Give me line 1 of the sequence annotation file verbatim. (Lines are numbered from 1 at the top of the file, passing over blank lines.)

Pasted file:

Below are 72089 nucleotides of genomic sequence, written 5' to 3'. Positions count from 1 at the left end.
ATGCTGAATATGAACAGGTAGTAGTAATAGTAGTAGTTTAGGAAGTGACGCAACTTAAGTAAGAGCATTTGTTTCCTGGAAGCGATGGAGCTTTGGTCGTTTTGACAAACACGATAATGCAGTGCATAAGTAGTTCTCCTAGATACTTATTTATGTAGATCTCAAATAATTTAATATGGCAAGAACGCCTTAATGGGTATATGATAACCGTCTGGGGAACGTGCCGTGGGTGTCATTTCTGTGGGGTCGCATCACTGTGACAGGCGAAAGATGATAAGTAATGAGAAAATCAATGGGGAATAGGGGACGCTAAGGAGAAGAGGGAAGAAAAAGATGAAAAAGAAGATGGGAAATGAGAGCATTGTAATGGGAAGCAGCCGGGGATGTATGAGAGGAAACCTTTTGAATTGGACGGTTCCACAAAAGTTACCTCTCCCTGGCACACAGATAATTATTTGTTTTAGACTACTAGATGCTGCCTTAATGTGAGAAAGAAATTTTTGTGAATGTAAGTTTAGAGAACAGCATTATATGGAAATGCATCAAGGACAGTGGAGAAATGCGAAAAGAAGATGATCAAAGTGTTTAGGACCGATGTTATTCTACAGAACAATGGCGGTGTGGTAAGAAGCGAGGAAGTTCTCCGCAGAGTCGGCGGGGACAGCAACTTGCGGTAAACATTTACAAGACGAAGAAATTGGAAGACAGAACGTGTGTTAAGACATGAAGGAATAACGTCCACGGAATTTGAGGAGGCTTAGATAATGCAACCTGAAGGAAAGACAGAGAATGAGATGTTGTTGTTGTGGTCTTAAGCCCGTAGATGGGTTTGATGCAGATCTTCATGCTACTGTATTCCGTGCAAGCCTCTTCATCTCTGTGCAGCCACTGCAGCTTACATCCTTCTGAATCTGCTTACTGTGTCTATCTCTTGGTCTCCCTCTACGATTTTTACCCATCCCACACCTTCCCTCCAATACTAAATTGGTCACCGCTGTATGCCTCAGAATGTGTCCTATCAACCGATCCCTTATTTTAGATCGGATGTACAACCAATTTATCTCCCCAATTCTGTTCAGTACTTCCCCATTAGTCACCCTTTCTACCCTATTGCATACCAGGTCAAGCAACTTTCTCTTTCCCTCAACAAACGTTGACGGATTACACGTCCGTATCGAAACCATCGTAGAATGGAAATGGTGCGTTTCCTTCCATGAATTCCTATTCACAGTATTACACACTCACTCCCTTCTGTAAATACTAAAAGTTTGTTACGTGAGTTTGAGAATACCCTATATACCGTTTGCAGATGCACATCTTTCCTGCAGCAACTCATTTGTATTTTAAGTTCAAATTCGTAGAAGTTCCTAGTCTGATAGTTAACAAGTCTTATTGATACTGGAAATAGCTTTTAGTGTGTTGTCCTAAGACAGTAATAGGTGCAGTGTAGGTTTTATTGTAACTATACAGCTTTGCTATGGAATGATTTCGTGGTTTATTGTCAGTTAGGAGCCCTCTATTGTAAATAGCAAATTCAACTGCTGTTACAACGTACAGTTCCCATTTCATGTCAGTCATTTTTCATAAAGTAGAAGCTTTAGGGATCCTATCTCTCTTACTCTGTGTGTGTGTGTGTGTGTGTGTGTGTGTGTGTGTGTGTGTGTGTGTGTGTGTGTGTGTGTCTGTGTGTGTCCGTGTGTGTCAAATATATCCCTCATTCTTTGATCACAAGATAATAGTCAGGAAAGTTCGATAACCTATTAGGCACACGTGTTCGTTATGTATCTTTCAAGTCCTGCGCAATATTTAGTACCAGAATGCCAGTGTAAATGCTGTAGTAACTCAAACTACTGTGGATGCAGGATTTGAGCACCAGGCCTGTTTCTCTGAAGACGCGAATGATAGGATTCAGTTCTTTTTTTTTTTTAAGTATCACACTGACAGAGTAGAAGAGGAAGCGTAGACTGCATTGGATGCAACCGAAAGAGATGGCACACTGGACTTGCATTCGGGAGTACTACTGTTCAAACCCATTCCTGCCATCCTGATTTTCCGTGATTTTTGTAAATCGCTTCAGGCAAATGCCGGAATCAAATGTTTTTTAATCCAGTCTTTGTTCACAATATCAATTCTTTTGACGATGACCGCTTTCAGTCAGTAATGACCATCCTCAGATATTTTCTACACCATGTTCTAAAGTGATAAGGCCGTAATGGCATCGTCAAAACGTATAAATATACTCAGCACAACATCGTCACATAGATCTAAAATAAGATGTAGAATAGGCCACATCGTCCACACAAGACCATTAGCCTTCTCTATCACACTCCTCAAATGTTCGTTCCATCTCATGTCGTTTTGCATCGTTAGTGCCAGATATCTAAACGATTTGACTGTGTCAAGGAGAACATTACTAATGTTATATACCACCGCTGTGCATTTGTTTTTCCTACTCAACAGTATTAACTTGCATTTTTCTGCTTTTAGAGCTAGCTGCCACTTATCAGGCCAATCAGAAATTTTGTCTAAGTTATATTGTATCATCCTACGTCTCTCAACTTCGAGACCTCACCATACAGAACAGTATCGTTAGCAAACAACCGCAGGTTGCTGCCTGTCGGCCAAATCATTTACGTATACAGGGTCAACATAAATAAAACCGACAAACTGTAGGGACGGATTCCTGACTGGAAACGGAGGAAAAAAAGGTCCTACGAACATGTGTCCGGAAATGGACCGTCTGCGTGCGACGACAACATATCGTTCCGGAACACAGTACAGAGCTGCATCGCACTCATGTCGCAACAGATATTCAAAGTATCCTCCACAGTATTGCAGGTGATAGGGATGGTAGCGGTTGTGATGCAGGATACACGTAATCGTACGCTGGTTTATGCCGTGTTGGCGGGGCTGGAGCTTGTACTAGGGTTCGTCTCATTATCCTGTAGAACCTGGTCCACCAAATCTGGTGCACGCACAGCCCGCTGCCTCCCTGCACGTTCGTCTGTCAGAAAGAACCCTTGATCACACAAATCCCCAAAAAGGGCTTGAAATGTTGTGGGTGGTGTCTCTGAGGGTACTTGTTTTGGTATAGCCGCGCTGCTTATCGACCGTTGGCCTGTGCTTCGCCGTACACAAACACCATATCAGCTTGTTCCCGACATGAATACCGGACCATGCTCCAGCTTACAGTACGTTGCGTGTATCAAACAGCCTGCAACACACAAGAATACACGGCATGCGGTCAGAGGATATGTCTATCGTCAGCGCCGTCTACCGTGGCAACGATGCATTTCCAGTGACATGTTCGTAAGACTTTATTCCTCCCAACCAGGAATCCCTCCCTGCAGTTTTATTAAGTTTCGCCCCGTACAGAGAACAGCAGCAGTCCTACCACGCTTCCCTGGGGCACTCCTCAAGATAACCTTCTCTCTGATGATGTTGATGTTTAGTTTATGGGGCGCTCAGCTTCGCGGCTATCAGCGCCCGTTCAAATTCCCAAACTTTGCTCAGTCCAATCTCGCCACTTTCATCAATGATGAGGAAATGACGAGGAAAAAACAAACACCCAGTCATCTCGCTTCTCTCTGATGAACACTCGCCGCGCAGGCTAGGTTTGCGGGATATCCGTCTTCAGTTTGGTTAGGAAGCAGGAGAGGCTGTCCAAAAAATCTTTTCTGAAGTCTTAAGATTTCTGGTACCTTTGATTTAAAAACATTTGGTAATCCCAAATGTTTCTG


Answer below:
Below are 72089 nucleotides of genomic sequence, written 5' to 3'. Positions count from 1 at the left end.